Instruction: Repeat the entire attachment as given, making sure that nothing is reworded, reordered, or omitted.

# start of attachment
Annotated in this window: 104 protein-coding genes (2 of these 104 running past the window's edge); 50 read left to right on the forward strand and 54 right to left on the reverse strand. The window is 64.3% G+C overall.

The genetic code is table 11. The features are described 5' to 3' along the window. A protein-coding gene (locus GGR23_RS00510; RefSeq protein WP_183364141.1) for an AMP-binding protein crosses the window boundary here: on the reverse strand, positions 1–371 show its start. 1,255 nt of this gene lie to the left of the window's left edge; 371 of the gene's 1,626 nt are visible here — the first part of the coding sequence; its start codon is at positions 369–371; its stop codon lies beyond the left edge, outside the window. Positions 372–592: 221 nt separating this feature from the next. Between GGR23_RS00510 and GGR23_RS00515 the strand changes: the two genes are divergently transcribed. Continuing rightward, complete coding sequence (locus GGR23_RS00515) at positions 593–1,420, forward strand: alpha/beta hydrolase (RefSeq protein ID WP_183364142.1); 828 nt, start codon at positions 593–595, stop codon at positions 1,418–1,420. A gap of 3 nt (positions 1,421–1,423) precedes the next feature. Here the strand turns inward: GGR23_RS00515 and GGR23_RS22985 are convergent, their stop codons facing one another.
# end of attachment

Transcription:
Annotated in this window: 104 protein-coding genes (2 of these 104 running past the window's edge); 50 read left to right on the forward strand and 54 right to left on the reverse strand. The window is 64.3% G+C overall.

The genetic code is table 11. The features are described 5' to 3' along the window. A protein-coding gene (locus GGR23_RS00510; RefSeq protein WP_183364141.1) for an AMP-binding protein crosses the window boundary here: on the reverse strand, positions 1–371 show its start. 1,255 nt of this gene lie to the left of the window's left edge; 371 of the gene's 1,626 nt are visible here — the first part of the coding sequence; its start codon is at positions 369–371; its stop codon lies beyond the left edge, outside the window. Positions 372–592: 221 nt separating this feature from the next. Between GGR23_RS00510 and GGR23_RS00515 the strand changes: the two genes are divergently transcribed. Continuing rightward, complete coding sequence (locus GGR23_RS00515) at positions 593–1,420, forward strand: alpha/beta hydrolase (RefSeq protein ID WP_183364142.1); 828 nt, start codon at positions 593–595, stop codon at positions 1,418–1,420. A gap of 3 nt (positions 1,421–1,423) precedes the next feature. Here the strand turns inward: GGR23_RS00515 and GGR23_RS22985 are convergent, their stop codons facing one another.